Your Sales Onboarding Videos are Too Long


Sales enablement in the digital age means a whole new suite of resources available to impact learning and cater to changing habits. One of the most impactful methods of sharing information with your new hires is video, a chance for reps to actually engage with and absorb content. One profile shared by Brainshark highlights a 3 – 6x increase in learning retention with video, “compared to isolated audio or text/images alone.”

However, simply putting a video into the onboarding process is not enough. Often, reps get bored or distracted, missing the point of the exercise. Usually, this is not because of the rep, but because the delivery of the content itself is flawed: it is too long.

Analysis pulled from the CommercialTribe platform in 2014 provides a guidepost. We found that the most impactful videos were less than 3 minutes long. This shouldn’t come as much of a surprise in the 140 characters or less world that we live in, but nevertheless, organizations still struggle with this concept in their delivery of information. Our finding also matches outside research on the subject, such as that from Rochester’s Philip Guo and edX, which suggests that ideal learning videos are shorter than 6 minutes.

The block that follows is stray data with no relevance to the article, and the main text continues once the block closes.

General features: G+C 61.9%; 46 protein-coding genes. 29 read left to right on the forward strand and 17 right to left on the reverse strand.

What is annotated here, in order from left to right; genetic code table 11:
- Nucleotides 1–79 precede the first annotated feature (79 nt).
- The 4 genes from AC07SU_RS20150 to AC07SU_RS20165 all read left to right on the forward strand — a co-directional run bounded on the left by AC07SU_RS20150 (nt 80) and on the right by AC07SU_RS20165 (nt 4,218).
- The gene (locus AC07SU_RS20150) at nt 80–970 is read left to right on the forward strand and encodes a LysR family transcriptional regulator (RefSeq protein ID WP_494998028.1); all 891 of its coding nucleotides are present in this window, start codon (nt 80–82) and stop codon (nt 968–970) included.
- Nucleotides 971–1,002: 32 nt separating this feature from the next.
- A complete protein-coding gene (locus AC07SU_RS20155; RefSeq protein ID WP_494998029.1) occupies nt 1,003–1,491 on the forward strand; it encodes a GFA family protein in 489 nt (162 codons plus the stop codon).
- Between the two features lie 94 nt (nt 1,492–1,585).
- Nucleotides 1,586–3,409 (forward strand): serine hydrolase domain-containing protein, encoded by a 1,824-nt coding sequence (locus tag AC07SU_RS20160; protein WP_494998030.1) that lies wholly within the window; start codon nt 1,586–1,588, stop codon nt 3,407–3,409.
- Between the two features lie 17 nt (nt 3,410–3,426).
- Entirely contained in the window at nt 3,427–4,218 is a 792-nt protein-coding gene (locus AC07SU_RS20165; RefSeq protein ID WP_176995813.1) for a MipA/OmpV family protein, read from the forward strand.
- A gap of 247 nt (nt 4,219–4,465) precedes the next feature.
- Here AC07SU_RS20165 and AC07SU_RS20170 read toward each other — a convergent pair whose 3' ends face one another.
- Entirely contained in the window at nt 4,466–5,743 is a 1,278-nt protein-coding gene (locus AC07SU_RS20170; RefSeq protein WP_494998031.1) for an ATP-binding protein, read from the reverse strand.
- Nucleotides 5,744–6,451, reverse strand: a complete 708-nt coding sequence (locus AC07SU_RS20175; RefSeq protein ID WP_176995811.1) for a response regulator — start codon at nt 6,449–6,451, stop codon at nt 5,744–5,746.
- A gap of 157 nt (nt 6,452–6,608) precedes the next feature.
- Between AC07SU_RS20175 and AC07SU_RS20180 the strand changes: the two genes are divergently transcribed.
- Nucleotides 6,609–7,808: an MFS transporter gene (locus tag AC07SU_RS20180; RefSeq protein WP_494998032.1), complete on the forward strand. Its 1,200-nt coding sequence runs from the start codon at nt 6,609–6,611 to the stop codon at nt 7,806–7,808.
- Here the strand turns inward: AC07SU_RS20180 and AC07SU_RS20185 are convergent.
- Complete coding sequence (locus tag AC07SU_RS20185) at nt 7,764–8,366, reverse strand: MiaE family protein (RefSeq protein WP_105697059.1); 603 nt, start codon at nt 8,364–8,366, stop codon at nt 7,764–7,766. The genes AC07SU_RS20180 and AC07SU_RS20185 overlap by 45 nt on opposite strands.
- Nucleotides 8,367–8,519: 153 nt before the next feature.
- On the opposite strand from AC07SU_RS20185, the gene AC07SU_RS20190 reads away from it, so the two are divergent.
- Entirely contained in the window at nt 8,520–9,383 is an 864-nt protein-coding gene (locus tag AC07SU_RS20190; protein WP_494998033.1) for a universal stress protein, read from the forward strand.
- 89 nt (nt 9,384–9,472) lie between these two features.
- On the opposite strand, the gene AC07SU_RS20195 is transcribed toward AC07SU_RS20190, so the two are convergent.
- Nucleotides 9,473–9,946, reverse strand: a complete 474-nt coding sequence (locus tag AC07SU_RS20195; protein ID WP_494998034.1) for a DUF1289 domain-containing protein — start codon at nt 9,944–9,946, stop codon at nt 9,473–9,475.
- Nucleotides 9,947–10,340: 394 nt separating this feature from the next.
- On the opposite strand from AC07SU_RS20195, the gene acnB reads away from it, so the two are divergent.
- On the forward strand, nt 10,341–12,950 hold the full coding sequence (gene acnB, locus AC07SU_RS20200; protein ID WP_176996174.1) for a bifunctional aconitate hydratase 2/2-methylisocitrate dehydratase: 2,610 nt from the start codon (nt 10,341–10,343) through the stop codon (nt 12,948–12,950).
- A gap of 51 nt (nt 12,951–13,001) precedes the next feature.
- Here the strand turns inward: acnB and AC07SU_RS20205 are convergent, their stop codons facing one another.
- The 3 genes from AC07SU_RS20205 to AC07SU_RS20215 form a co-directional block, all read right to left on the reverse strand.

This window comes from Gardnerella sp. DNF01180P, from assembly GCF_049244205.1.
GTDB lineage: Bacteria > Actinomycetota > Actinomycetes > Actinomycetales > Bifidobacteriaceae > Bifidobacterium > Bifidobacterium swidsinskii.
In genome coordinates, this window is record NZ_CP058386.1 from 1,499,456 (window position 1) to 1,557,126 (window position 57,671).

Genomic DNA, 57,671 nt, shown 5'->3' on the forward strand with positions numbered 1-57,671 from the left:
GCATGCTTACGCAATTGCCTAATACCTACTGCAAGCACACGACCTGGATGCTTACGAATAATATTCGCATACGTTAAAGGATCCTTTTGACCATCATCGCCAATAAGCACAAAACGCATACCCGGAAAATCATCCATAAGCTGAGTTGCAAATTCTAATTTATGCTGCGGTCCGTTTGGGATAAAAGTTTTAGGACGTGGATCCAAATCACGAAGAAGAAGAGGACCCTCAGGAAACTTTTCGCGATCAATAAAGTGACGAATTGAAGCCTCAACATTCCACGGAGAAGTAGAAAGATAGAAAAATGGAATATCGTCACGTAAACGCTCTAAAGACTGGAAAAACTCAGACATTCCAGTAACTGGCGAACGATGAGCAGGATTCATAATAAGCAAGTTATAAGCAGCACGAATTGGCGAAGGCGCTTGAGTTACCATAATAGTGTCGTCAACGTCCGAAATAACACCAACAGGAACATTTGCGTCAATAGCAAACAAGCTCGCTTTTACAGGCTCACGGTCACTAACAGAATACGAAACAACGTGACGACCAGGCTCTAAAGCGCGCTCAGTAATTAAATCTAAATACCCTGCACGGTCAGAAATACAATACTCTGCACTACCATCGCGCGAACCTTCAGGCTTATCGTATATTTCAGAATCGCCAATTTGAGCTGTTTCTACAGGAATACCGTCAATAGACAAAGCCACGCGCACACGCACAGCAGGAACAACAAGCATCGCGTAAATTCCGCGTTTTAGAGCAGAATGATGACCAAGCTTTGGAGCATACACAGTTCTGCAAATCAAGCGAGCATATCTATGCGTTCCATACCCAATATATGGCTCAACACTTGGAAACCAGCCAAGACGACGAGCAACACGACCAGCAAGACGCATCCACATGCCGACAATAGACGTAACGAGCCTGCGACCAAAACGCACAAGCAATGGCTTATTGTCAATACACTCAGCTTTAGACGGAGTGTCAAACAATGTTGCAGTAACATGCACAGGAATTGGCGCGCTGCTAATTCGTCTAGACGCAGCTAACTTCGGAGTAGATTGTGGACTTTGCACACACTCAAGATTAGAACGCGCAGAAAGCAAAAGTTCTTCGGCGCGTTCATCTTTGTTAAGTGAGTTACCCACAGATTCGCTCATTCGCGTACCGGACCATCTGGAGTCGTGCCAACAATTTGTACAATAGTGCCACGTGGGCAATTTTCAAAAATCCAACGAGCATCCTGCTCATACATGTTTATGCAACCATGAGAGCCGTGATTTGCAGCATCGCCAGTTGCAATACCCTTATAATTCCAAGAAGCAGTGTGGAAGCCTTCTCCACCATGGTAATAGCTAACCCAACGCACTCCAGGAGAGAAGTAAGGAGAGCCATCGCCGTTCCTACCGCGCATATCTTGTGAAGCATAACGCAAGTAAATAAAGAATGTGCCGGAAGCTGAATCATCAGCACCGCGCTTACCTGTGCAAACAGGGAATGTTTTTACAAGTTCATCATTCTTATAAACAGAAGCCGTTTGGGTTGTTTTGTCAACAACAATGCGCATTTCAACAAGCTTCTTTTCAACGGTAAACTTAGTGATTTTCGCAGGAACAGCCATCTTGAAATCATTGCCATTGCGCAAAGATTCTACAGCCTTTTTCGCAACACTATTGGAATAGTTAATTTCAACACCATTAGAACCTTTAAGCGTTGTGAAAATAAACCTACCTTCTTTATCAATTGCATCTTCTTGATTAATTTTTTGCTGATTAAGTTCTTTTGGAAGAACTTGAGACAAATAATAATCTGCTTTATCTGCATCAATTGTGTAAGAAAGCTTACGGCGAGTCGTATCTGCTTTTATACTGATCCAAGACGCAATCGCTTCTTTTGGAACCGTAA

The recommendation to “break lectures into small, bite-sized pieces” holds true. When those videos are intended for reps to observe and then practice (i.e. create their own), it’s even more important to abide by the 3-minute rule.

To reach our conclusion, CommercialTribe profiled its entire pool of usage data from 2014, determining not only the right length for the perfect training video, but also how curriculum, recording, and timeline work together to drive learning.

The benefits of small, targeted lessons are clear.

New hires absorb more

With a huge volume of content, HR materials, and skills landing on a rep’s desk in their first week, it can be hard to navigate through the noise. Keeping content short and concise helps reps pay attention and actually take home the lesson.

Reps can practice

Whether you use a practice-based training system or not, giving reps chances to review material and even repeat it as they would in the market is invaluable. With short videos, reps can more readily review it for proficiency and transition the information into their selling. Best of all? Reps can share and learn with their peers.

Content is recyclable

With large videos, it is easier for content to become dated or fail to be impactful. As a result, you have to throw away the project and start over.

When videos are short and focused, individual videos can be quickly updated or adjusted to maximize impact. As new products or messages launch, relevant units can be quickly replaced, avoiding the cost and effort of re-recording.

How to Execute the Quarterly Virtual Kickoff


When the team starts to outgrow one office and spread across the country, it becomes impractical to bring everyone together for in-person training more than once a year. Even doing an annual Sales Kickoff means high travel and hotel costs, not to mention difficulties in quantifying the ROI.